In Praise of Bottlenecks

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Published

February 21, 2008
West Marin Citizen

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When they put the new surface on the Point Reyes-Petaluma Road it first seemed like a gift. That sweet cushion of slurry seal, the way the old car tooled along – I almost couldn’t wait to get past the cement plant and over the Platform Bridge.

Then it dawned on me that I was going faster. Sixty. Sixty-five. No, officer, that was just a figure of speech. Really.

The smooth surface eliminated the feedback that the old rough one had provided. There no longer was a rattle to tell me I was going too fast. This got me thinking. There is something to be said for bad roads – not pop-the-shocks bad, but bad enough to keep us going slowly, or not driving at all.

This is a corollary of the bottleneck theory, which I first heard from a German transportation planner. We Americans take bottlenecks as an affront. Efficiency means progress; and you don’t get ahead by going slow. The bottleneck theory suggests the opposite – namely, that a system needs overload protection, like a fuse. Life might ultimately depend upon them.

It was something I knew already, but for some reason had to hear from someone else. I spent the latter part of my boyhood on Cape Cod, Massachusetts, out near the tip. Route Six, which is the main highway down the Cape, narrows to two lanes for about sixteen miles between Hyannis and Orleans. There were chronic demands to widen that stretch and speed the flow of summer tourists.

But the Lower Cape, as the tip end is called (even though it’s farther north) always resisted. The bottleneck reduced the hordes. It helped preserve the quiet that people come out there for. The Upper Cape could have used a few bottlenecks itself, but it’s too late now, alas.

More recently I moved out here to West Marin and found another version of the same thing. The narrow winding roads help keep traffic down. They make us pause and think before we get into the car. When the highway builders of the Sixties proposed a thruway up the coast and two more across the county, people here reacted much the way they do on the Lower Cape. They understood that without inconvenience and inefficiency in the right places, we’d all be toast.

I’m told the residents of the Bolinas Gridded Mesa have fought to keep it unimproved. It can be a challenge for visitors; but if people there don’t desire many, desired, then it means doing more with less, and saving tax dollars too.

There’s another corollary – namely, the traffic light. Most transportation planners view these as second only to new thruways in their capacity to “rationalize” a flow. But that’s not so clear. Often you sit burning gas at an empty intersection waiting for the light to change. Or else you race to beat the yellow light; a lot of pedestrians die that way.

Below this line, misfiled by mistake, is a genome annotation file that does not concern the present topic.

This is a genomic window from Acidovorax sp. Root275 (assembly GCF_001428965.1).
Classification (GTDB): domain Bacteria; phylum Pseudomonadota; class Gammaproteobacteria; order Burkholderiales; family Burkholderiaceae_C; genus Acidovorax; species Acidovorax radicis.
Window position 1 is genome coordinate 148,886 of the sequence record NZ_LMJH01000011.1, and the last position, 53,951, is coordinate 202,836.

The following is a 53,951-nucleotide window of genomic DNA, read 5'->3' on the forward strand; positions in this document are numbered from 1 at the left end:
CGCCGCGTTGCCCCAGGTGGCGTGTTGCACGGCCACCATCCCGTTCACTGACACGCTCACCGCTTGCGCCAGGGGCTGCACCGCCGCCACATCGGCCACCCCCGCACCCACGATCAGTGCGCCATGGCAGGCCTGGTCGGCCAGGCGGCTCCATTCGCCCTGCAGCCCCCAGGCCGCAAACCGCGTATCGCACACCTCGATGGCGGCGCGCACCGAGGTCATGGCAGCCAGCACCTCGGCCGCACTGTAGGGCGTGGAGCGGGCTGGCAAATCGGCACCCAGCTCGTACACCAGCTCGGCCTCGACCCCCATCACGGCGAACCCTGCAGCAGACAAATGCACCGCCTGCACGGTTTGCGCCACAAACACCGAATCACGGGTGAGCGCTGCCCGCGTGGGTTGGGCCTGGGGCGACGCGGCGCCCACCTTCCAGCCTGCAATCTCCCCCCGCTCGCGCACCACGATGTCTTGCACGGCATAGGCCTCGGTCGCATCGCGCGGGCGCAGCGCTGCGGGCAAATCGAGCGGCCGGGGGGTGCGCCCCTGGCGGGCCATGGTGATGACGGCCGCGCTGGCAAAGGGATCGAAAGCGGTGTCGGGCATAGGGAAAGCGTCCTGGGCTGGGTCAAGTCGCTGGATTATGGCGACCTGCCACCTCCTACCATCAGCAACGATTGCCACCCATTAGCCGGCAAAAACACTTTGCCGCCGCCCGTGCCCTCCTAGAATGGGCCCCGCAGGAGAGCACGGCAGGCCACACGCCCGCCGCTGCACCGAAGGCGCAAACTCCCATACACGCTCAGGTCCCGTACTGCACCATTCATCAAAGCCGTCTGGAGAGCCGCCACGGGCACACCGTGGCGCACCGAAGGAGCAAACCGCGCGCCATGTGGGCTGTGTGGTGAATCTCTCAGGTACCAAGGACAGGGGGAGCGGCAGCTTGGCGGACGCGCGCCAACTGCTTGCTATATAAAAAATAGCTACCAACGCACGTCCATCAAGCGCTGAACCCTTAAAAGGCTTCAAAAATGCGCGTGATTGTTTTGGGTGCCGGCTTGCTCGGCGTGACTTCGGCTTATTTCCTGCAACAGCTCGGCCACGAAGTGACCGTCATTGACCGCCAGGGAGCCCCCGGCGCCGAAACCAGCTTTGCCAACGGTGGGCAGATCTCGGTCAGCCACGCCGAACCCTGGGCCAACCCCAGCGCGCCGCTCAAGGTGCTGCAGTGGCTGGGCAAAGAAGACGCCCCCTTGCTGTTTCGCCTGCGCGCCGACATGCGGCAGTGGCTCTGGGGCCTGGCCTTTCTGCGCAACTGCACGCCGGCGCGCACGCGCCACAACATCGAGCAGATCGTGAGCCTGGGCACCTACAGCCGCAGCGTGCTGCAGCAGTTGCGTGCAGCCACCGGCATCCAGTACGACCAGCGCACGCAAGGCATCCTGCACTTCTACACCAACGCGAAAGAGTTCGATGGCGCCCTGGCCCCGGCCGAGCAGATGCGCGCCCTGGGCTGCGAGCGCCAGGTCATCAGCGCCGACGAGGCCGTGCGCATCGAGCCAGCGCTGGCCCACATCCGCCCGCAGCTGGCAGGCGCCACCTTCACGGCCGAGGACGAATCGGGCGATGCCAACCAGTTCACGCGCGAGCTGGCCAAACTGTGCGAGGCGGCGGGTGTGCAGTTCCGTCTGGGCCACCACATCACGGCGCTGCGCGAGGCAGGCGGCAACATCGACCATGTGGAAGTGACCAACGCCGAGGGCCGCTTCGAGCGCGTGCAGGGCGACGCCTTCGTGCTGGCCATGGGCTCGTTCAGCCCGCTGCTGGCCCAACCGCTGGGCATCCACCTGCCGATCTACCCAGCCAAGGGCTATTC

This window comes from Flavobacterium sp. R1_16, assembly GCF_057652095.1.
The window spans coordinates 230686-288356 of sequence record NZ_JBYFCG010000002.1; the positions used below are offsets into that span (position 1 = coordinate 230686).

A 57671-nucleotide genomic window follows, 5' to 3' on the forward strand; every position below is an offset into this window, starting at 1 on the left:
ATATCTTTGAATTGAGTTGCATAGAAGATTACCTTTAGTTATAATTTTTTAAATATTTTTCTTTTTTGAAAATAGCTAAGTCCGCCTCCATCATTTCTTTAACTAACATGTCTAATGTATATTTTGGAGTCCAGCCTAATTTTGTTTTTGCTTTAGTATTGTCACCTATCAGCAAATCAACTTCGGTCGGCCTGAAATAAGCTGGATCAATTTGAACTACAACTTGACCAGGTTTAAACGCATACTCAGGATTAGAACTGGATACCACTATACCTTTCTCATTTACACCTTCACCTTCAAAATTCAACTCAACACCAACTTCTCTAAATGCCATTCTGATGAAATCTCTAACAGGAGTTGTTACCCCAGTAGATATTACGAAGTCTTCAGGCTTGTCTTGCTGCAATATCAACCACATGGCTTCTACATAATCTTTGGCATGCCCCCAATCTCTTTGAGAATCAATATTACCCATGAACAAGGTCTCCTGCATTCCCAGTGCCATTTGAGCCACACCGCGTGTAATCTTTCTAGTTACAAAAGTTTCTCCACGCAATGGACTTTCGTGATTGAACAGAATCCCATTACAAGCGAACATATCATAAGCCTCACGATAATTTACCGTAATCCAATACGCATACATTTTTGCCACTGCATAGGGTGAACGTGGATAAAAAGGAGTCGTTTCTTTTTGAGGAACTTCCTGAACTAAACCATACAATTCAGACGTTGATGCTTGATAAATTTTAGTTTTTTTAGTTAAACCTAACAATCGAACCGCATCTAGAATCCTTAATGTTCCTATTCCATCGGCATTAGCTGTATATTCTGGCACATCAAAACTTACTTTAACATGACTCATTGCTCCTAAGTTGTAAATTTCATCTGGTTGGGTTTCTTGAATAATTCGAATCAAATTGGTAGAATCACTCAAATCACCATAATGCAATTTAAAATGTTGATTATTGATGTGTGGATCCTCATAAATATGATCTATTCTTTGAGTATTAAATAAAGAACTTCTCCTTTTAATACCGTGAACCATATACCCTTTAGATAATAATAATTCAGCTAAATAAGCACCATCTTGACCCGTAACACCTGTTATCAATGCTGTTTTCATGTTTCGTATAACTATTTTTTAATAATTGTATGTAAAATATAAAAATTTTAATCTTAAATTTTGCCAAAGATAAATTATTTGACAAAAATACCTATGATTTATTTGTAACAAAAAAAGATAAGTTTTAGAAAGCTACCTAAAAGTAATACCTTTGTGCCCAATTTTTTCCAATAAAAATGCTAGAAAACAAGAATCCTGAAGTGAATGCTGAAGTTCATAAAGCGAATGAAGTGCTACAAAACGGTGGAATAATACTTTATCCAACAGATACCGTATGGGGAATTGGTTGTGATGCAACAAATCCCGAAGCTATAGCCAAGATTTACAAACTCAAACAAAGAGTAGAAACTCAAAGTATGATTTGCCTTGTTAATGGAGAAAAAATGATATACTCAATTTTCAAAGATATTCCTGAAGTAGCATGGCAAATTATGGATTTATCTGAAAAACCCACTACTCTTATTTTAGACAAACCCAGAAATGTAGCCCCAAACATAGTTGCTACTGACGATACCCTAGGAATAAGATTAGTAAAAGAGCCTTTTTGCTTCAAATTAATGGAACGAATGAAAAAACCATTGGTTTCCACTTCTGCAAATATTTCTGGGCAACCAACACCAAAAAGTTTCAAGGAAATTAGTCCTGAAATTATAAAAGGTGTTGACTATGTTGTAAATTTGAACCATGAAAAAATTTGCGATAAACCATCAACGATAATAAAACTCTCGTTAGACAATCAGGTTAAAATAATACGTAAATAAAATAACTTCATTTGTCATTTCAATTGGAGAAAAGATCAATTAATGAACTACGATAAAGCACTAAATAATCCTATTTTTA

Compare that to the four-way stop, such as the one at South Novato Boulevard and San Marin Drive, next to the high school. You stop and look around. Maybe you don’t remember from the driver’s test who exactly has the right of way. So you play it safe. You make eye contact with the other drivers, perhaps wave one of them through. A social system takes the place of a mechanical and legalistic one. The bottleneck requires us to cooperate with people instead of race against them.

Something similar can happen when we walk along these narrow roads. I walk often with my family on Mesa Road here in Point Reyes Station. Yes, it can be unnerving with those hulking pick up trucks and SUVs. I think often of the need for footpaths, so us walkers can get off the automotive grid.

Yet something wonderful can happen when we all are on the road together. Drivers often slow down and swerve around us. They wave, and we wave back, even if we can’t see who it is. Sometimes people stop to chat or offer us rides. It’s the kind of etiquette of interaction that once flourished in daily life, before the isolation booths called cars stripped it away.

But not everyone is so considerate. Tourists think Mesa Road is a state highway. Pick-ups sometimes speed like it’s L.A. Things are even worse along the Levee Road. We humans don’t make good bottlenecks unless there are a lot of us. Otherwise we are potential road kill. Out here, walkers need other routes, which is something I will deal with another time.

The bottleneck revival is another sign of a large and fundamental shift. Long ago the challenge was to speed things up, or seemed to be at least. Now it is to slow things down. Progress has a new face: inconvenience.

 

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